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Madrid2016-11-10T17:01:05+00:00

AUTONOMOUS COMMUNITY OF MADRID

This autonomous community has one single province and is situated in the centre of the Iberian Peninsula. It covers an area of 8021 km² and has a population of 6,489,680 (figures from 2011). The most populated municipalities in the community are Madrid, Móstoles, Alcalá de Henares, Fuenlabrada, Leganés, Getafe and Alcorcón. Tourism has become one of the booming businesses in the region. The Autonomous Community of Madrid has an important historical and artistic heritage as well as a wide variety of options for culture, museums and leisure. The so-called business tourism (fairs and congresses, etc.) has also grown notably.

The region has three World Heritage Sites: the Monastery and Royal Site of San Lorenzo de El Escorial, the Cultural Landscape of Aranjuez and the University and Historical Enclosure of Alcalá de Henares.

Alcalá de Henares is a reference location for culture and tourism.  It is the birthplace of Cervantes and one of the most beautiful Castilian towns. It is a must-see for visitors on the outskirts of Madrid. Travelling to this town is tantamount to seeing one of the most beautiful historical-artistic collections in Spain. Thanks to the historical enclosure and the office of the Vice-Chancellor of the University, this town is one of the nine towns and cities in Spain that have been classified as unique by the UNESCO.

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Chinchón is one of the most picturesque and characteristic towns in the Autonomous Community of Madrid and, even though it is close to the Spanish capital, it has kept its uniqueness.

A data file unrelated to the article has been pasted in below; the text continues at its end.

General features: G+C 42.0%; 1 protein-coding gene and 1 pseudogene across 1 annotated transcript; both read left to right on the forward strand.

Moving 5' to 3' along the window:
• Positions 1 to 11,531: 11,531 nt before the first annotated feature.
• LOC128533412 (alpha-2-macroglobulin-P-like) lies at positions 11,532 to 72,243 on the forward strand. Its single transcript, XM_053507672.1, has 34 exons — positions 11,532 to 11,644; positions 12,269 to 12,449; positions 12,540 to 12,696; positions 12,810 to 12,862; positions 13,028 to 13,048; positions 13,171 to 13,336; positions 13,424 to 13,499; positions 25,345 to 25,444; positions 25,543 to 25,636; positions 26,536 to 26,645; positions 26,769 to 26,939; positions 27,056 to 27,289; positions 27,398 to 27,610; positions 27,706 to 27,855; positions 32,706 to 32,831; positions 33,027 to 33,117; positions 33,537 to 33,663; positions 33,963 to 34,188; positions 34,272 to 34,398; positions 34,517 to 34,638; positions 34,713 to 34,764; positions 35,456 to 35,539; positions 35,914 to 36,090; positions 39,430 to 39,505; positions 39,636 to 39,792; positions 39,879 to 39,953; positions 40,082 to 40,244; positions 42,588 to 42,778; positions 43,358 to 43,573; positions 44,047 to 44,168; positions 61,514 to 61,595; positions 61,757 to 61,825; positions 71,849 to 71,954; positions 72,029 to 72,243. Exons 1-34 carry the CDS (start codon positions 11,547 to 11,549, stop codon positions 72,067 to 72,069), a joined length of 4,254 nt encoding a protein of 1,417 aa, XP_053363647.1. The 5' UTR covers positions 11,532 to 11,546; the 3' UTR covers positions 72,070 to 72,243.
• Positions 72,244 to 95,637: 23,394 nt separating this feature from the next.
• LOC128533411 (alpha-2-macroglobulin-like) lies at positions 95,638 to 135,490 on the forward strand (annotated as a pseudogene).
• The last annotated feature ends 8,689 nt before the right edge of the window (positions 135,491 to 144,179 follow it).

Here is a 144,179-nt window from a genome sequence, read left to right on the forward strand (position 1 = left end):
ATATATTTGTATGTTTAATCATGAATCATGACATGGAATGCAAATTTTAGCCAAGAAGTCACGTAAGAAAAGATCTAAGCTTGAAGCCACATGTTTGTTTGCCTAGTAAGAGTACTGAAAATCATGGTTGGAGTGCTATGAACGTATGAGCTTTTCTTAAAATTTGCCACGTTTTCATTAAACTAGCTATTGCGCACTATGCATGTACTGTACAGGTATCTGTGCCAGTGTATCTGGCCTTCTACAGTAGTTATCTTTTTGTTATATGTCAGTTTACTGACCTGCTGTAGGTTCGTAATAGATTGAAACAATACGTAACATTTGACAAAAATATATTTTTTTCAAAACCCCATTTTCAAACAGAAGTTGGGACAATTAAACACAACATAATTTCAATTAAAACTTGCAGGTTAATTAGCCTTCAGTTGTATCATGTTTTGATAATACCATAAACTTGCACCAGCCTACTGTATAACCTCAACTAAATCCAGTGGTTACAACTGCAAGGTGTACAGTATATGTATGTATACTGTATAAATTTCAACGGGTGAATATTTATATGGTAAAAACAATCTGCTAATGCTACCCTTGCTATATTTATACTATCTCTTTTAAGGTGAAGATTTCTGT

In the Sierra of Madrid, tourists can visit many pretty villages with good options for dining well: Rascafría, Miraflores de la Sierra and Manzanares, with a visit to the castle in Manzanares highly recommendable.

The Airport of Madrid-Barajas (the fourth largest in Europe in terms of passenger traffic) is a reference point for all other Spanish airports and international connections

Capital of Spain (since 1561) and of the Autonomous Community, it is the largest and most populated city in the country (3,293,601 inhabitants at 1 January 2011). As the state capital, Madrid is home to the seats of government, the Parliament, ministries and institutions, as well as theresidence of the King and Queen of Spain.

It is an influential cultural centre and has museums of international importance. The group of Madrid museums located in the area near the Paseo del Prado and the Part of El Retiro is referred to as the Art Triangle or the Golden Triangle. The three points of the triangle are the Prado Museum, the Thyssen-Bornemisza Museum and the Museo Reina Sofía. The nerve centre of Madrid is the Puerta del Sol. It contains the point known as kilometre zero, opposite the Royal Post Office. This is the point from where all the radial roads in the country set off.

The plaza marks the beginning of 10 streets, which include Calle de Alcalá as it runs from Puerta del Sol to the northeast of the city. It also leads to Plaza de Cibeles, which is home to emblematic places such as the Cibeles Fountain, the Bank of Spain and the Communications Centre, which is currently the seat of Madrid City Hall. The street then comes to Plaza de la Independencia, which contains the Gate of Alcalá and an entrance to the Park of El Retiro. Mention must also be made of Calle Mayor. This street leads to Plaza Mayor (the main square of the city) and, continuing through the area known as the Madrid of the Austrias, we come to Calle Bailén, near the Cathedral of La Almudena. Other points of interest for tourists in Madrid include the Royal Palace, Plaza de Oriente, Plaza de España, the Royal Theatre, the Theatre of La Zarzuela and the Botanical Gardens. A whole world for visitors to see what the popular saying refers to: “From Madrid direct to Heaven”.

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